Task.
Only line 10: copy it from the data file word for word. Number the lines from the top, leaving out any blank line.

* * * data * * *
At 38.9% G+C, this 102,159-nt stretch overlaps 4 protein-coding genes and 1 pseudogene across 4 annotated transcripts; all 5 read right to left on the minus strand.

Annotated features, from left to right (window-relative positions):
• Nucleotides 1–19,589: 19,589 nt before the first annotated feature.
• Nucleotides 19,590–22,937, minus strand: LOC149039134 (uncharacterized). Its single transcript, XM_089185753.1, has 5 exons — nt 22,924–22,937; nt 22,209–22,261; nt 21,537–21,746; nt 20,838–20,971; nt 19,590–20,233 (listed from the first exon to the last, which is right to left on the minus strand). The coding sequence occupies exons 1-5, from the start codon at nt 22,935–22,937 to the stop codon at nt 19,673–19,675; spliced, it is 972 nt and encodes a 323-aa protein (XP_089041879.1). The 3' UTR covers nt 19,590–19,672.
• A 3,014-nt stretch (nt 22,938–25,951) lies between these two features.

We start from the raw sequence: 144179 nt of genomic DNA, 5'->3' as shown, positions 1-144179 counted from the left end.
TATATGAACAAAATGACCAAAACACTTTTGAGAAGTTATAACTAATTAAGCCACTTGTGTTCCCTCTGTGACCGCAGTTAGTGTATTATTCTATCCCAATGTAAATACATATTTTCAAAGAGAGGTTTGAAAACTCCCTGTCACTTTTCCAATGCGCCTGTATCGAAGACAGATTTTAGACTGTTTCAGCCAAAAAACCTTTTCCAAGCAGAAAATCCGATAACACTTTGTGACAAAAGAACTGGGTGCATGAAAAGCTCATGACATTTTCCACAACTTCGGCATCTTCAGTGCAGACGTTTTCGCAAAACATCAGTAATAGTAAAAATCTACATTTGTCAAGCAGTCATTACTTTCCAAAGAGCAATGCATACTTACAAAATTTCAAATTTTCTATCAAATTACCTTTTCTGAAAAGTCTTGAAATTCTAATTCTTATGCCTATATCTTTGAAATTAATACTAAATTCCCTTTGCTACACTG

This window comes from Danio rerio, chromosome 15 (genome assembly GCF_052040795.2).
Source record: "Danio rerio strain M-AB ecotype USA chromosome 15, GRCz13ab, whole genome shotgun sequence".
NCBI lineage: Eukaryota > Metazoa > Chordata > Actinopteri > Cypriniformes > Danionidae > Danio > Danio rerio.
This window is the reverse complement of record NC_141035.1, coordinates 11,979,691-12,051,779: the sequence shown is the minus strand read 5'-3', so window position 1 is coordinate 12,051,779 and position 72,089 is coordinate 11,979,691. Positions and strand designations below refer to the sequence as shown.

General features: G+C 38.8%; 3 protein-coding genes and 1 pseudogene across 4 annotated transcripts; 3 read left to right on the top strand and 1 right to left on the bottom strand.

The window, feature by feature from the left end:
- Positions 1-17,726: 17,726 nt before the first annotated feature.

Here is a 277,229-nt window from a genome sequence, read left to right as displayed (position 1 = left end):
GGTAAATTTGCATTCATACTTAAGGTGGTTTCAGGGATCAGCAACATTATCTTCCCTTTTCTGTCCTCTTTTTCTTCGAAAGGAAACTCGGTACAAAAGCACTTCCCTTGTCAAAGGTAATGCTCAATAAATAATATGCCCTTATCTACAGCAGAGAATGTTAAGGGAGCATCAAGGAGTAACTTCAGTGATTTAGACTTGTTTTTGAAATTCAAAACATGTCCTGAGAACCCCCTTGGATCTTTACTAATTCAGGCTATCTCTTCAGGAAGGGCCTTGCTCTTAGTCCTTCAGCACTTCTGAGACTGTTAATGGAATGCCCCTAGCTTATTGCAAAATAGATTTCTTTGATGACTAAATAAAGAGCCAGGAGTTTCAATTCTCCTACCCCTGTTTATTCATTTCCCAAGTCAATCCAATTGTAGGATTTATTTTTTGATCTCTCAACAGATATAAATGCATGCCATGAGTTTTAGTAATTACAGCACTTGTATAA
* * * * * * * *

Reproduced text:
NCBI lineage: Eukaryota > Metazoa > Chordata > Actinopteri > Cypriniformes > Danionidae > Danio > Danio rerio.